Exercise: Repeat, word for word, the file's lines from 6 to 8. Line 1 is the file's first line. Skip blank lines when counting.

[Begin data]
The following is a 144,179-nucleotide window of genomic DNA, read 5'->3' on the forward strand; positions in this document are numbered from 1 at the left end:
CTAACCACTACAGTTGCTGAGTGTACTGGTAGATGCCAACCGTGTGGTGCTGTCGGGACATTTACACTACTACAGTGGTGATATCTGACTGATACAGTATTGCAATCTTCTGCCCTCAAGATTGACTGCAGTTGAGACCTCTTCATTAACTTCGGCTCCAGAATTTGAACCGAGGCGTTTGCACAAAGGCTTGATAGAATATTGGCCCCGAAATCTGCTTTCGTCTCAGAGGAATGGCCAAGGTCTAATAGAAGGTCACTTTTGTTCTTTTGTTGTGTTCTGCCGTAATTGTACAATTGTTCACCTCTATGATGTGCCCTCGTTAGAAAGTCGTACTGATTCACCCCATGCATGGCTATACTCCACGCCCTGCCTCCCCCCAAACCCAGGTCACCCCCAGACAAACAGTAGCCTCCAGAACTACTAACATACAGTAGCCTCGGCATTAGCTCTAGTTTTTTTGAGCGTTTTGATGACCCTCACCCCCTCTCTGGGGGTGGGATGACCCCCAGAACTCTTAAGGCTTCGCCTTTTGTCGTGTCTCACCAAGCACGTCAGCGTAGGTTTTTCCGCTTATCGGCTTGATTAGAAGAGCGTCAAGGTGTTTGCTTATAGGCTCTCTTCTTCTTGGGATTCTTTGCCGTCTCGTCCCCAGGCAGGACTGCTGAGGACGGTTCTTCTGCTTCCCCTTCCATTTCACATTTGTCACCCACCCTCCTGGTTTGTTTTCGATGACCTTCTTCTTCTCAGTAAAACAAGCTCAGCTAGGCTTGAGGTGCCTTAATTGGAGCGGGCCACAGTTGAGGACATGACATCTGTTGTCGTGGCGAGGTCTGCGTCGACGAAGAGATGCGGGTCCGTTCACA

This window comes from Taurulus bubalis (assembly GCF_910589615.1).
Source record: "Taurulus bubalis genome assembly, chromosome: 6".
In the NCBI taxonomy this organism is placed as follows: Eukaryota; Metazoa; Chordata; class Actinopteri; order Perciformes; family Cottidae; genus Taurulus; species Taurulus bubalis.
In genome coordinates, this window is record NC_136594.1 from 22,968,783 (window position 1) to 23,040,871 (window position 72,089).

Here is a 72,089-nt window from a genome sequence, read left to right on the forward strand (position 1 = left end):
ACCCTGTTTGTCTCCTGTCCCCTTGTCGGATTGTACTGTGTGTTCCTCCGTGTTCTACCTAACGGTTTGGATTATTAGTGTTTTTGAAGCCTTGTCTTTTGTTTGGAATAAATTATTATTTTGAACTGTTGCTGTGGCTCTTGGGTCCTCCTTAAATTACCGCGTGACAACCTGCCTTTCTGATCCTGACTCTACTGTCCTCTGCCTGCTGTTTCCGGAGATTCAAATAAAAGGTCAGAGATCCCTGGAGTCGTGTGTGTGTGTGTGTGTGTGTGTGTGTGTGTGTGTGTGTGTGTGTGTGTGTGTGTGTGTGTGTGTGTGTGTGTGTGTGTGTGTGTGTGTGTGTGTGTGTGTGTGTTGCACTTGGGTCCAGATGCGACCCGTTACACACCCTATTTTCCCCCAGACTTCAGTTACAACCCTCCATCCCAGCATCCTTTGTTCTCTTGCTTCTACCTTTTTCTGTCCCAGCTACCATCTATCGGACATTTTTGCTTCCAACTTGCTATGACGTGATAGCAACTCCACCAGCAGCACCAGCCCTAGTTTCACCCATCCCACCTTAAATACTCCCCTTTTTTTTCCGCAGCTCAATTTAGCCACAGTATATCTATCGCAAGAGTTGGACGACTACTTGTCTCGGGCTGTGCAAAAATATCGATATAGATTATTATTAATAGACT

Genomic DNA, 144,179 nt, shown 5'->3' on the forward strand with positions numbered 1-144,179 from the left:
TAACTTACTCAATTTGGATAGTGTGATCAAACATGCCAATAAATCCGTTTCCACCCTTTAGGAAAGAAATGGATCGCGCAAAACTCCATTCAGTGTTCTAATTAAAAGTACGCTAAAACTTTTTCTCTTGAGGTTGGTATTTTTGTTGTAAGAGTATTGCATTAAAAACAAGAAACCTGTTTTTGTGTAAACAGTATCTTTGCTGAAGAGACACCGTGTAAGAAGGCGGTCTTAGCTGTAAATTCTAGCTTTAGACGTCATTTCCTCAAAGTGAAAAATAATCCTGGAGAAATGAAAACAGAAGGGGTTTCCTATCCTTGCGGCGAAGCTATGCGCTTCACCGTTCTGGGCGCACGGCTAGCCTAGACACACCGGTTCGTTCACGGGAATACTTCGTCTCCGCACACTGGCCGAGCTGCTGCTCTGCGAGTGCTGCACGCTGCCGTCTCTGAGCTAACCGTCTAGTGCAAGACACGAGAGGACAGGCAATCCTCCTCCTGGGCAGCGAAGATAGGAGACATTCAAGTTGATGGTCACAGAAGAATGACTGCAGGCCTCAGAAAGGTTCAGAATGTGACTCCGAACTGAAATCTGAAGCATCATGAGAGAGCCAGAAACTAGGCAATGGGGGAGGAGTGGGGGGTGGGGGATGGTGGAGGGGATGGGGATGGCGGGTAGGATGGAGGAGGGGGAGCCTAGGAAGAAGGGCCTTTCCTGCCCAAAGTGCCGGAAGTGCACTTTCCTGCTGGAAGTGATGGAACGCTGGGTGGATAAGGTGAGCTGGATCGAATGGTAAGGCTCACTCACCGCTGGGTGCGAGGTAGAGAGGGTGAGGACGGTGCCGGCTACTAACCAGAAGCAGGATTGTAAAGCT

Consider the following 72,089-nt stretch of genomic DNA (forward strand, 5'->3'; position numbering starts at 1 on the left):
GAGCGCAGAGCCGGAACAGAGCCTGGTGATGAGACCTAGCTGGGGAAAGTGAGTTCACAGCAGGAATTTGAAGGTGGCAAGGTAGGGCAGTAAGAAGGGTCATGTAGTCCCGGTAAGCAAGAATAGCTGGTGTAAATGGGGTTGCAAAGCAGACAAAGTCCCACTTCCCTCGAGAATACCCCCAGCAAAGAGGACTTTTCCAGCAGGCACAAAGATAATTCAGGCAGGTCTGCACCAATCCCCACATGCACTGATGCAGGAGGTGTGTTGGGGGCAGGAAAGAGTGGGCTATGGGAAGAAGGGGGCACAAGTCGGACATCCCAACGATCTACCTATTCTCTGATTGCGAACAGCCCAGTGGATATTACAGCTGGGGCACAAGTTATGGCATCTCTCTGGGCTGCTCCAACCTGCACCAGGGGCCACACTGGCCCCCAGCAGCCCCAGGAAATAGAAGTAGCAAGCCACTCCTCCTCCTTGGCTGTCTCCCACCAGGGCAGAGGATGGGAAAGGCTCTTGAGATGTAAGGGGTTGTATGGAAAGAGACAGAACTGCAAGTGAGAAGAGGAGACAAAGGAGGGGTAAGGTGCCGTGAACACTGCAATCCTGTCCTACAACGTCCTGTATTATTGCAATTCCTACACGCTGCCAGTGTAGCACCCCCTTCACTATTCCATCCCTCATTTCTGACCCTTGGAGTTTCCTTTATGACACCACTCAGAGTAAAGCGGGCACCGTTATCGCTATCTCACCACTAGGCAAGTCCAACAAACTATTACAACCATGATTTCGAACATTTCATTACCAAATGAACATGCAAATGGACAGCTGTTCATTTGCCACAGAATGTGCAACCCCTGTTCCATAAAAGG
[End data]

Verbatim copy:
In genome coordinates, this window is record NC_136594.1 from 22,968,783 (window position 1) to 23,040,871 (window position 72,089).

Here is a 72,089-nt window from a genome sequence, read left to right on the forward strand (position 1 = left end):
ACCCTGTTTGTCTCCTGTCCCCTTGTCGGATTGTACTGTGTGTTCCTCCGTGTTCTACCTAACGGTTTGGATTATTAGTGTTTTTGAAGCCTTGTCTTTTGTTTGGAATAAATTATTATTTTGAACTGTTGCTGTGGCTCTTGGGTCCTCCTTAAATTACCGCGTGACAACCTGCCTTTCTGATCCTGACTCTACTGTCCTCTGCCTGCTGTTTCCGGAGATTCAAATAAAAGGTCAGAGATCCCTGGAGTCGTGTGTGTGTGTGTGTGTGTGTGTGTGTGTGTGTGTGTGTGTGTGTGTGTGTGTGTGTGTGTGTGTGTGTGTGTGTGTGTGTGTGTGTGTGTGTGTGTGTGTGTGTTGCACTTGGGTCCAGATGCGACCCGTTACACACCCTATTTTCCCCCAGACTTCAGTTACAACCCTCCATCCCAGCATCCTTTGTTCTCTTGCTTCTACCTTTTTCTGTCCCAGCTACCATCTATCGGACATTTTTGCTTCCAACTTGCTATGACGTGATAGCAACTCCACCAGCAGCACCAGCCCTAGTTTCACCCATCCCACCTTAAATACTCCCCTTTTTTTTCCGCAGCTCAATTTAGCCACAGTATATCTATCGCAAGAGTTGGACGACTACTTGTCTCGGGCTGTGCAAAAATATCGATATAGATTATTATTAATAGACT